Review: NC Opera's 'La Bohème' appeals to opera aficionados, newcomers

CorrespondentJanuary 25, 2014 

Giacomo Puccini’s romantic score for “La Bohème” works its magic with Rodolfo (Eric Barry, right) and Mimi (Angela Fout) registering heartfelt love at first sight. Barry’s warm, lyrical tenor easily encompasses Rodolfo’s impassioned outbursts, and Fout has power to spare in the climactic moments.


  • If you go

    What: Puccini’s “La Bohème,” presented by N.C. Opera

    Where: Memorial Auditorium, Duke Energy Center for the Performing Arts, Raleigh

    When: 3 p.m. Sunday

    Tickets: $25-$83

    Information: 919-792-3853 or

Opera companies regularly schedule Giacomo Puccini’s “La Bohème” because its down-to-earth love story and beautiful melodies have broad appeal, especially to newcomers. N.C. Opera’s current production is good enough to hook first-timers and, with some exceptions, to satisfy dedicated opera fans.

It was easy for Friday night’s audience to imagine the first act’s freezing 1830s Paris garret, having come in from 20 degrees outside. The four roommates’ comic attempts to forget the cold are quickly established by John Orduña’s cocky musician, Schaunard; Soloman Howard’s moody philosopher, Colline; Troy Cook’s volatile painter, Marcello; and Eric Barry’s genial poet, Rodolfo. Later, when Angela Fout’s Mimi comes to the room to get a light for her candle, Puccini’s romantic score begins its magic with Rodolfo and Mimi registering heartfelt love at first sight.

Barry’s warm, lyrical tenor easily encompasses Rodolfo’s impassioned outbursts, his youthful voice clearly heard except in the orchestra’s fullest passages. Fout has power to spare in the climactic moments, but her cool, metallic voice is not particularly suited to Mimi’s coy reticence. Both singers had their best moments in the dramatic third and fourth acts.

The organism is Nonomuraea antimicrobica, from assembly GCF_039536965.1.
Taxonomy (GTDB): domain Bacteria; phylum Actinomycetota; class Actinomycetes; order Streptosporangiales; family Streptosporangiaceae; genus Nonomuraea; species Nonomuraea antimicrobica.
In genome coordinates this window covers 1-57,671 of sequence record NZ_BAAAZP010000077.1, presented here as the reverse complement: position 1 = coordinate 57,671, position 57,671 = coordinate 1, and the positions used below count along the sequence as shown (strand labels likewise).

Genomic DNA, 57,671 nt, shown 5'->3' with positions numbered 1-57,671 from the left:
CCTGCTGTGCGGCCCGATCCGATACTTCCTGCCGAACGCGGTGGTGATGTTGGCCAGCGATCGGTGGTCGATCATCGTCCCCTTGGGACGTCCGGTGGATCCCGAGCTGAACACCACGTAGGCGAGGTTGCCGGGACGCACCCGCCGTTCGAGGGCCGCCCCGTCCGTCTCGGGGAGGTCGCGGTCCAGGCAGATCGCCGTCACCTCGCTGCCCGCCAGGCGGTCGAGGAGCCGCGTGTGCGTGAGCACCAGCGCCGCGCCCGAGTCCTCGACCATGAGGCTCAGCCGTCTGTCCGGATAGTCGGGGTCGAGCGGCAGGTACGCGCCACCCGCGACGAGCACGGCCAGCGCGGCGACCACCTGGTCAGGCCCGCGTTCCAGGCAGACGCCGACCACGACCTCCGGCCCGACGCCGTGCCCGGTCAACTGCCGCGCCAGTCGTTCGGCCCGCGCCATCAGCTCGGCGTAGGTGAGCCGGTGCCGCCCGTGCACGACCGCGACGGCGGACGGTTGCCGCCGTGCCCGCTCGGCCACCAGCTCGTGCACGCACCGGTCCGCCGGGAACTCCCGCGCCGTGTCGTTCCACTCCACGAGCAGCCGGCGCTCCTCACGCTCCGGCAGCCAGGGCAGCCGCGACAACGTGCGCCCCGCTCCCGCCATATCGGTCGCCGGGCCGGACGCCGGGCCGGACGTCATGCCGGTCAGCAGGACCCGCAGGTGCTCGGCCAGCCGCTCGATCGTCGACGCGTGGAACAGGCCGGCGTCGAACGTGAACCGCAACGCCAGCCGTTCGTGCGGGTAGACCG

Baritone Cook may have been suffering from cold-related issues (as announced) but his Marcello was beautifully sung and characterized. Jacqueline Echols brightens up the busy second-act café setting with her perky Musetta, making her on-again-off-again relationship with Marcello both humorous and moving.

Robert Moody conducted with confidence and a good feel for the Puccinian line, but his tempos were often too slow to maintain momentum, robbing some of the biggest moments of their usual emotional rush, especially in the first two acts.

Director Crystal Manich makes the characters accessibly natural with palpable emotions, although the action sometimes became rather static. She uses the sets from Charlotte’s Opera Carolina imaginatively but is defeated in the cramped second act, where the excellent adult and children’s choruses have nowhere to move, obscuring the focus on the leads.

Still, Puccini’s music never fails to weave its spell, presented here with enough of the requisite elements to recommend Sunday’s matinee.


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